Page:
Russia has begun inching toward Libya recently by cozying up to neighboring Egypt. In March 2017, Russia quietly deployed troops to Egypt; then in November, the two countries signed a draft agreement for Russia to use Egypt’s airspace and military bases, including one on the Mediterranean coast only fifty miles from Libya. Egyptian and Russian officials met this week in Cairo to discuss cooperation on security efforts in Egypt. Direct flights between Russia and Egypt are resuming after a two-year hiatus and military ties between the two countries are growing.

Egypt’s long-time support of Haftar aides Russia’s initiative in Libya. Cairo often provides air support to Haftar against his enemies in eastern Libya. Over the past year, Egypt has tried to position itself as a mediator to integrate various factions into a united Libyan army by facilitating discussions in Cairo. Egypt’s long western border hems the eastern border of Haftar’s stronghold in Libya. Egypt provides a trustworthy, nearby location from which Russia can run its base operations while Egypt benefits from Russian support and weapons. Russia has already taken advantage of Egypt’s proximity and shared economic, strategic, and security interests in Libya. The Russian-Egyptian friendship bolsters each side’s goals in the region, among which is to side with Haftar. Russia’s involvement is growing. With Egyptian help, Russia could impact the outcome of the Libyan crisis, as it did in Syria.

Yet Moscow’s actions in Egypt do not align with its rhetoric regarding the Libyan crisis. Russia publicly supported the UN-led political solution that was established in 2011 to help Libya in its governmental transition and post-conflict problems. Moscow also hosted Haftar as well as members of the rival UN-backed government for bilateral meetings to maintain a narrative of neutrality. Nevertheless, Russia has presumed a bias against its ally Haftar within the UN-led process. Although on the surface Russia seems to be supporting the UN solution, it is important to acknowledge the similarities to the Syrian conflict. Putin himself said “there is no other solution than a political one” in Syria. Nevertheless, Moscow intervened militarily and changed the trajectory of that war. Therefore, because Moscow supported a diplomatic solution in Syria yet conducted a military intervention, Moscow’s rhetoric favoring international mediation is not to be taken at face value in the Libyan theater either.

There are stark differences in the Syrian and Libyan conflicts that may account for a deviation of Russia’s intentions in each theater. The weakness of all actors in Libya as well as variabilities in US foreign policy may change Russia’s plan. In Syria, the battle was complex and highly dynamic with territorial control wrestled back and forth between Assad and the opposition. No clear winner emerged.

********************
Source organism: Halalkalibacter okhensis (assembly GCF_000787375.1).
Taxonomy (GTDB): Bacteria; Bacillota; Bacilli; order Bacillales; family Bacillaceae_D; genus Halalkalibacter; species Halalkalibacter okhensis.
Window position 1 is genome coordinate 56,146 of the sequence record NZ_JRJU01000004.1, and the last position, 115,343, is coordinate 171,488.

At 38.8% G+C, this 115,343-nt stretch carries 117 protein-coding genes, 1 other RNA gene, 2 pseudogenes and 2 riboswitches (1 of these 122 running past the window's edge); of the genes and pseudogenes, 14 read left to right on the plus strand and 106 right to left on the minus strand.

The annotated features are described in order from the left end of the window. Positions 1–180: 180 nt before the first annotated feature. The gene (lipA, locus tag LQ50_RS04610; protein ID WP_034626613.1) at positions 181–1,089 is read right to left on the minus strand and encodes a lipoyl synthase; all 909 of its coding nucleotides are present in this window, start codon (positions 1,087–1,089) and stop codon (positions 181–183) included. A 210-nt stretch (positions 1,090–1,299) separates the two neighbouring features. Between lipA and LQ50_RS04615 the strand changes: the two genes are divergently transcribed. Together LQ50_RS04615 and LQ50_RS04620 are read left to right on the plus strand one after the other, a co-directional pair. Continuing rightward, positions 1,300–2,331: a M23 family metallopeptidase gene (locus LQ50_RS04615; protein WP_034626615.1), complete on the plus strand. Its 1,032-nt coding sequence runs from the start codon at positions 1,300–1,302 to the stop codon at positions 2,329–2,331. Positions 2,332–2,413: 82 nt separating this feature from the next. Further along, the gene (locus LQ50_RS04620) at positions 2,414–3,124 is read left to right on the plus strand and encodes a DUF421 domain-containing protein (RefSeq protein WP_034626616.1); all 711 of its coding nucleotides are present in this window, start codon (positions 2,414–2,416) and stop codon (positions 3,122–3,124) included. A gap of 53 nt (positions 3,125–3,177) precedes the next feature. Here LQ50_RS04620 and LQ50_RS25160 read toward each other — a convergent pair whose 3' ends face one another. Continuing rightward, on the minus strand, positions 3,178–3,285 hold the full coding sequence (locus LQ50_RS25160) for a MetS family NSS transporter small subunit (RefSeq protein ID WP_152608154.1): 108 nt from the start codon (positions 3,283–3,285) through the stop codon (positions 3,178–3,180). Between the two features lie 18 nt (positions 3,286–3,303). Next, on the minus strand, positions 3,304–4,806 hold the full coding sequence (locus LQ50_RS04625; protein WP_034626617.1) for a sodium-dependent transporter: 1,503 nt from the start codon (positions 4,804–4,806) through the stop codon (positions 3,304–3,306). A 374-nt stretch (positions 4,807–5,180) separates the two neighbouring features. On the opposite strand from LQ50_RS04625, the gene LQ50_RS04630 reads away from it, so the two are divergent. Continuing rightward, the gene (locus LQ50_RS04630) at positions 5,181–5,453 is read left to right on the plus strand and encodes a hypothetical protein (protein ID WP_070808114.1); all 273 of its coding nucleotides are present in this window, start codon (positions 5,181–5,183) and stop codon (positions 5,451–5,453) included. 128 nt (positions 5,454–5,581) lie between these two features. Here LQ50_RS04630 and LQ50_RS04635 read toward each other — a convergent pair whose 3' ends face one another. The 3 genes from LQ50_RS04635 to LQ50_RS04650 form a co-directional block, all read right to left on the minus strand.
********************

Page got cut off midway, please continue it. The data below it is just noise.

In Libya, on the other hand, there exist no actors strong enough to incubate the same degree of oscillation. The situation on the ground in Libya is stalled and the strongest actor, General Haftar, is too weak to control the country alone. On the one hand, given the unwieldy situation, involvement in Libya may be costly for Russia. Russia’s economy is not booming at the moment and supporting Haftar’s army would be a substantial investment. On the other hand, the fact that no actors in Libya present an equal threat to Haftar may in fact augment the appeal to Russia. Additionally, due to its small population, the price of influence in Libya is smaller than in Syria. Finally, if the Syrian conflict winds down in favor of Russia’s ally Bashar al Assad, the Kremlin will have a newly expanded capacity to focus elsewhere.

Another set of dynamic differences affects the Libyan theater. The void the Obama administration created in Syria due to a hyper-focus on the Iranian nuclear deal and the low domestic support for intervention in the Middle East benefited Russian interests. Unlike in Syria, there is no nuclear deal to consider while working with militias on the ground in Libya. Therefore, the current White House must balance fewer conflicting foreign policy agendas in Libya.

Low support for US involvement in the Middle East could affect the Libyan conflict in the same way it affected it in Syria. Domestic support for intervention remains at similar low levels as in 2014. A recent Chicago Council survey in 2017 found only twenty percent of respondents agreed with increasing US presence in the Middle East. The American population, and likely the world, would find US ground or maritime presence unpopular. Therefore, Russia can anticipate some US reluctance for involvement in Libya. However, whether the reluctance will match that of the Syrian conflict remains unknown.

At this time, the situation in Libya is not a priority for the US administration. Nevertheless, due to the political stalemate, conditions on the ground can change any day. Libya’s proximity to America’s greatest allies may demand more attention if the situation takes a turn for the worse. If the US exhibits the same reluctance for involvement that it did in Syria, Russia will have the opportunity to increase its efforts to meddle effectively in Libya. Western powers severely underestimated Russia’s willingness to support Syrian president Bashar al Assad and the geopolitical consequences of doing so. Given similar favorable conditions in Libya, Russia’s opportunistic style of foreign policy, and Russia’s success in saving the Assad regime, it would be a flawed assumption that the Kremlin will stop in Syria. The current US administration says it is disinclined to repeat the same policy mistakes made by its predecessor in Syria or elsewhere.

Erin Neale is an intern at the Rafik Hariri Center. Follow her on Twitter: @erinaneale

Image: General Khalifa Haftar, commander in the Libyan National Army (LNA), leaves after a meeting with Russian Foreign Minister Sergei Lavrov in Moscow, Russia, November 29, 2016. REUTERS/Maxim Shemetov